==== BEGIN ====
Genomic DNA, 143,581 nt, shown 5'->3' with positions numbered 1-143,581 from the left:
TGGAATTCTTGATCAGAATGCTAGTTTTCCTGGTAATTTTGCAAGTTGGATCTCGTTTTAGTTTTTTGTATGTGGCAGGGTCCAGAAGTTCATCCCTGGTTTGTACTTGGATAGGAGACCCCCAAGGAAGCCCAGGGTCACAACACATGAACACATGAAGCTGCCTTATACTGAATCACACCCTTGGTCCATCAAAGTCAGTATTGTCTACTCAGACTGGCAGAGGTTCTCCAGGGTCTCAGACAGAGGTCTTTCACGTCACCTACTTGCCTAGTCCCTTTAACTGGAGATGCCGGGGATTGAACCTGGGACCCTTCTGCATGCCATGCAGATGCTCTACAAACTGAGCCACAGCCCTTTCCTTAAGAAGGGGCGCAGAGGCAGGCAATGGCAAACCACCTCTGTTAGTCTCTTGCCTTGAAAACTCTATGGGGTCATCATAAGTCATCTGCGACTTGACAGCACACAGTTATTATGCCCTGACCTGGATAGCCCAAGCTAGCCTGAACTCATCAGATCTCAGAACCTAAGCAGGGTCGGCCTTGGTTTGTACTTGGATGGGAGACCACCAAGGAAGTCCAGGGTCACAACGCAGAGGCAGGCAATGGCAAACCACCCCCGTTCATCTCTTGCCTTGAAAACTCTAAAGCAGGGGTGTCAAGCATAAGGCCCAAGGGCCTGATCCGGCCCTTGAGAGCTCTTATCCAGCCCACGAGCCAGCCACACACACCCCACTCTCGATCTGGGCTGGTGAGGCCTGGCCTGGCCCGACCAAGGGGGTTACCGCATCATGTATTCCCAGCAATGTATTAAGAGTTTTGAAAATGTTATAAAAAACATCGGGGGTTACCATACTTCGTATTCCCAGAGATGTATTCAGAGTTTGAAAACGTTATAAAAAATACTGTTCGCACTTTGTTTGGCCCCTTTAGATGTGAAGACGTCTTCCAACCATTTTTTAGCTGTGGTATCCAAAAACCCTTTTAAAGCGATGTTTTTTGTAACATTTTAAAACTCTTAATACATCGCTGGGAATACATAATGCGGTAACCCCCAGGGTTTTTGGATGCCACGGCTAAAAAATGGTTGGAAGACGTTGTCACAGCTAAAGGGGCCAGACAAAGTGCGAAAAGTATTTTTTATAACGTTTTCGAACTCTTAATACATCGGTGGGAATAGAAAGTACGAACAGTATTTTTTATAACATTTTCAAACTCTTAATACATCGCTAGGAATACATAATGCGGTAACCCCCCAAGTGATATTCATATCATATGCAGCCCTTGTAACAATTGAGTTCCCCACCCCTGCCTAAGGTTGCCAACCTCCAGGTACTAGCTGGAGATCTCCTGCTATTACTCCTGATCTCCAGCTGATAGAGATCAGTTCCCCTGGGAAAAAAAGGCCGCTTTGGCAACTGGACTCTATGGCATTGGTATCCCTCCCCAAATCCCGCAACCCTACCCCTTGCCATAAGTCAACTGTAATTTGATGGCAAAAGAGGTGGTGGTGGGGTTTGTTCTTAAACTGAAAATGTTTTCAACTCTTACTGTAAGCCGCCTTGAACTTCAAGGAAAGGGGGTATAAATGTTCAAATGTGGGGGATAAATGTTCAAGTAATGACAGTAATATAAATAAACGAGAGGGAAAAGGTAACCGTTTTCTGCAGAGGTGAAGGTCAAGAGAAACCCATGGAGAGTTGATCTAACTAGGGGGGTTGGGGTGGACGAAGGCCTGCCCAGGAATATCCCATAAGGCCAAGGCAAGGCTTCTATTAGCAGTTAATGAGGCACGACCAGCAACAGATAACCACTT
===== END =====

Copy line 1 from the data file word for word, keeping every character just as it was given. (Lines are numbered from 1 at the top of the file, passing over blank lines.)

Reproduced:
Genomic DNA, 143,581 nt, shown 5'->3' with positions numbered 1-143,581 from the left: